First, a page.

# Python 101: Equality vs Identity

People who are new to the Python programming language can get a bit confused about the difference between “==” (equality) and Python’s keyword “is” (identity). I have even seen experienced programmers who will find the difference subtle enough that they will introduce logic errors in their code do to a misunderstanding between the two. In this article, we will look at this interesting topic.

### Equality in Python

Many programming languages have the concept of equality and several use the double equals sign (“==”) to designate this concept. Let;s take a look at equality in action:

```>>> num = 1
>>> num_two = num
>>> num == num_two
True
```

Here we create a variable that we call num and assign it to the integer 1. Next we create a second variable called num_two and assign it to the value of num. Finally we ask Python if num and num_two are equal. In this case, Python tells us that this expression is True.

Another way to think of equality is that we are asking Python if two variables contain the same thing. In the example above, they both contain the integer 1. Let’s see what happens when we create two lists with the same values:

```>>> list_one = [1, 2, 3]
>>> list_two = [1, 2, 3]
>>> list_one == list_two
True
```

This worked out the way we expected.

Now let’s see what happens if we ask Python about their identity:

```>>> num is num_two
True
>>> list_one is list_two
False
```

What happened here? The first example returned True, but the second returned False! We will look into that in the next section.

### Identity in Python

When you ask Python about whether one object is the same as another object, you are asking if they have the same identity. Are they actually the same object? In the case of num and num_two, the answer is yes. Python provides an easy way to prove it via it’s built-in id() function:

```>>> id(num)
10914368
>>> id(num_two)
10914368
```

The reason that these two variables share the same identity is because we told Python they should back when we assigned num to num_two (i.e. num_two = num). If you come from C or C++, you can think of the identity as a pointer where num and num_two are both pointing to the same place in memory. If you use Python’s id() function on the two list objects, you will quickly see that they have different identities:

```>>> id(list_one)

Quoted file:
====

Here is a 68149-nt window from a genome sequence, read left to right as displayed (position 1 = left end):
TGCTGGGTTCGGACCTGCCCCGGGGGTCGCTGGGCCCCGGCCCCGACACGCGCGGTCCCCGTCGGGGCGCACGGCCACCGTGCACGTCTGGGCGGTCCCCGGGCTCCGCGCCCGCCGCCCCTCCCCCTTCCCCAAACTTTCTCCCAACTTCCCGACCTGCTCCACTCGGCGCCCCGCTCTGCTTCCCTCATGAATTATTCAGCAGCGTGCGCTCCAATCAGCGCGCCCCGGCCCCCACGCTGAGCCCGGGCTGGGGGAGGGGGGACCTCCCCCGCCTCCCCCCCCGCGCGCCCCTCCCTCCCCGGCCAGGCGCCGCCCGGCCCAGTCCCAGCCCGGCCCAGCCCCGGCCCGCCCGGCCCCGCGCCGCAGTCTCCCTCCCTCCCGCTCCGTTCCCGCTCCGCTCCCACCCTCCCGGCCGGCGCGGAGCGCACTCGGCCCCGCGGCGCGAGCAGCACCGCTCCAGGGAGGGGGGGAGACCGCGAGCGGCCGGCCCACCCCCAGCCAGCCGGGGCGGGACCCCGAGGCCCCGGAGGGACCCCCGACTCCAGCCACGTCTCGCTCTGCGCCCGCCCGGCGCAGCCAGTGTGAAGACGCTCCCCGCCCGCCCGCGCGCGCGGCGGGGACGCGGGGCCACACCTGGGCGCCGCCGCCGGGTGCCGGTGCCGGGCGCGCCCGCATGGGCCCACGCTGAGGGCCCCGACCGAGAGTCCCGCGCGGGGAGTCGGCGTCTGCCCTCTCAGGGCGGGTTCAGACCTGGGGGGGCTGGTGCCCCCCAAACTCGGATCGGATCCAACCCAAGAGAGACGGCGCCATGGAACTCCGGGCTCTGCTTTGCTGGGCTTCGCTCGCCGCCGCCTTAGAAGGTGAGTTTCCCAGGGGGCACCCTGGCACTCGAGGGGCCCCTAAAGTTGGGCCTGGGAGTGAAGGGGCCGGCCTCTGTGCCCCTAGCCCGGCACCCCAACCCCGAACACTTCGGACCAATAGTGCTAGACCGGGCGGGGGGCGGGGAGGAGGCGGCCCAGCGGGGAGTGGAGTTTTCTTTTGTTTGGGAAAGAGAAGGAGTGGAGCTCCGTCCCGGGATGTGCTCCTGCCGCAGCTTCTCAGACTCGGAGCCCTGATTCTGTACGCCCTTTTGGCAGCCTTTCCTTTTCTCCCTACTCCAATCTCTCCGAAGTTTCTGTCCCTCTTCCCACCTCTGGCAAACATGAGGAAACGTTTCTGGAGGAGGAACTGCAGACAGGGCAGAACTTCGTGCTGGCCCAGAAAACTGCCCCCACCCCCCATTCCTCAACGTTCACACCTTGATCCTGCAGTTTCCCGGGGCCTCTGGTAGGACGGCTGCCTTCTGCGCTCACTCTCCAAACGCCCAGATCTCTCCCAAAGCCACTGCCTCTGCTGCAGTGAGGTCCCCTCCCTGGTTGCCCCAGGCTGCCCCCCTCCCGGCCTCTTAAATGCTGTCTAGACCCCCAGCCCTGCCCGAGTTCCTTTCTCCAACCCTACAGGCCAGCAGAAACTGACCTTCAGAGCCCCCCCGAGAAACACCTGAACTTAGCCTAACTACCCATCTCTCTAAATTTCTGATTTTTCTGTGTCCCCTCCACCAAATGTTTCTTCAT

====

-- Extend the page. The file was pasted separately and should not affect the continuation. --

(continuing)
140401050827592
>>> id(list_two)
140401050827976
```

Thus when you ask Python the question “list_one is list_two”, you receive False. Note that you can also ask Python if one object is not another object:

```>>> list_one = [1, 2, 3]
>>> list_two = [1, 2, 3]
>>> list_one is not list_two
True
```

Let’s take a moment to find out what happens when you mix equality and identity up.

### Mixing it up

I know when I was starting out as a Python programmer, these sorts of things would lead to silly mistakes. The reason is that I would see recommended statements like this one:

```if obj is None:
# do something
call_function()
```

So I would assume naively that you could do something like this:

```>>> def func():
return [1, 2, 3]

>>> list_one = [1, 2, 3]
>>> list_two = func()
>>> list_one is list_two
False
```

Of course, that doesn’t work as I now have two different objects with different identities. What I wanted to do here was this:

```>>> list_one == list_two
True
```

Another issue that is tangential to this one is when you create two variables that point to the same object, but you think you can work on them independently of each other:

```>>> list_one = list_two = [1, 2, 3]
>>> list_one == list_two
True
>>> list_one is list_two
True
>>> list_two.append(5)
>>> list_one
[1, 2, 3, 5]
```

In this example, I created two variables that both pointed at one object. Then I tried adding an element to just list_two. What a lot of beginners don’t realize is that they just added that element to list_one as well. The reason for this is that both list_one and list_two are pointing at the exact same object. This is proven when we asked Python is list_one is list_two and it returned True.

### Wrapping Up

Hopefully by now you understand the differences between equality (==) and identity (is) in Python. Equality is basically just asking if the contents of the two object are the same and in the case of lists, it needs to be in the same order as well. Identity in Python refers to the object you are referring to. In Python, the identity of an object is a unique, constant integer (or long integer) that exists for the length of the object’s life.